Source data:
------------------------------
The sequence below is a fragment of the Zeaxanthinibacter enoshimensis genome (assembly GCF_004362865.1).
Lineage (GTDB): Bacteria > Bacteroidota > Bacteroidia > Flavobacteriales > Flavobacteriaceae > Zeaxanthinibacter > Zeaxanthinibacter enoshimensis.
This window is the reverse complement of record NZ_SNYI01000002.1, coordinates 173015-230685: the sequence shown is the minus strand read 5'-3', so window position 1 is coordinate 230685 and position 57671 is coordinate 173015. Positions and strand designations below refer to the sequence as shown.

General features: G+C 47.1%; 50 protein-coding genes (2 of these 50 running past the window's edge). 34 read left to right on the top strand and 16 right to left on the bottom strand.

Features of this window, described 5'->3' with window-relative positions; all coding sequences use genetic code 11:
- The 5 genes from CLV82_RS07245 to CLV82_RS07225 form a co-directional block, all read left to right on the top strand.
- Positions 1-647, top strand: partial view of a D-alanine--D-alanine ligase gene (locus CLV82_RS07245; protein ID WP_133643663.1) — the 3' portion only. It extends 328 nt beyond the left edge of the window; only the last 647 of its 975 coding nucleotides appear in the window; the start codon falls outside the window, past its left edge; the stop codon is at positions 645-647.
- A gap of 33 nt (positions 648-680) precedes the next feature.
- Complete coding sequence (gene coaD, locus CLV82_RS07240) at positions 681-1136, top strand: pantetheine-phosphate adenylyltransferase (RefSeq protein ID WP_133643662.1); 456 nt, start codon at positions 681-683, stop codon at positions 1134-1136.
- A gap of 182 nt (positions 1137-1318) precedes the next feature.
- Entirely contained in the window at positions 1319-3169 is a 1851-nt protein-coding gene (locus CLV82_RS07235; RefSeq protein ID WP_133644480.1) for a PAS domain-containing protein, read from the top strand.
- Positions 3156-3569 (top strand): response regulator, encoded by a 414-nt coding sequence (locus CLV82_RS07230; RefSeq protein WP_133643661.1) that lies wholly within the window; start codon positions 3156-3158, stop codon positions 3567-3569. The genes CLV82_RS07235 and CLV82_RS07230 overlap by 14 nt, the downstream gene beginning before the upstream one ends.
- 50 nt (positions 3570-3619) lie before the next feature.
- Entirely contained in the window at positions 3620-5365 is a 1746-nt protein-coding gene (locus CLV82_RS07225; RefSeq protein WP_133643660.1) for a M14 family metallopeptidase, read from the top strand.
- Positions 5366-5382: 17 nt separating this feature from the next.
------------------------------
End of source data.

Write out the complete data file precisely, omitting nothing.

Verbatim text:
The sequence below is a fragment of the Zeaxanthinibacter enoshimensis genome (assembly GCF_004362865.1).
Lineage (GTDB): Bacteria > Bacteroidota > Bacteroidia > Flavobacteriales > Flavobacteriaceae > Zeaxanthinibacter > Zeaxanthinibacter enoshimensis.
This window is the reverse complement of record NZ_SNYI01000002.1, coordinates 173015-230685: the sequence shown is the minus strand read 5'-3', so window position 1 is coordinate 230685 and position 57671 is coordinate 173015. Positions and strand designations below refer to the sequence as shown.

General features: G+C 47.1%; 50 protein-coding genes (2 of these 50 running past the window's edge). 34 read left to right on the top strand and 16 right to left on the bottom strand.

Features of this window, described 5'->3' with window-relative positions; all coding sequences use genetic code 11:
- The 5 genes from CLV82_RS07245 to CLV82_RS07225 form a co-directional block, all read left to right on the top strand.
- Positions 1-647, top strand: partial view of a D-alanine--D-alanine ligase gene (locus CLV82_RS07245; protein ID WP_133643663.1) — the 3' portion only. It extends 328 nt beyond the left edge of the window; only the last 647 of its 975 coding nucleotides appear in the window; the start codon falls outside the window, past its left edge; the stop codon is at positions 645-647.
- A gap of 33 nt (positions 648-680) precedes the next feature.
- Complete coding sequence (gene coaD, locus CLV82_RS07240) at positions 681-1136, top strand: pantetheine-phosphate adenylyltransferase (RefSeq protein ID WP_133643662.1); 456 nt, start codon at positions 681-683, stop codon at positions 1134-1136.
- A gap of 182 nt (positions 1137-1318) precedes the next feature.
- Entirely contained in the window at positions 1319-3169 is a 1851-nt protein-coding gene (locus CLV82_RS07235; RefSeq protein ID WP_133644480.1) for a PAS domain-containing protein, read from the top strand.
- Positions 3156-3569 (top strand): response regulator, encoded by a 414-nt coding sequence (locus CLV82_RS07230; RefSeq protein WP_133643661.1) that lies wholly within the window; start codon positions 3156-3158, stop codon positions 3567-3569. The genes CLV82_RS07235 and CLV82_RS07230 overlap by 14 nt, the downstream gene beginning before the upstream one ends.
- 50 nt (positions 3570-3619) lie before the next feature.
- Entirely contained in the window at positions 3620-5365 is a 1746-nt protein-coding gene (locus CLV82_RS07225; RefSeq protein WP_133643660.1) for a M14 family metallopeptidase, read from the top strand.
- Positions 5366-5382: 17 nt separating this feature from the next.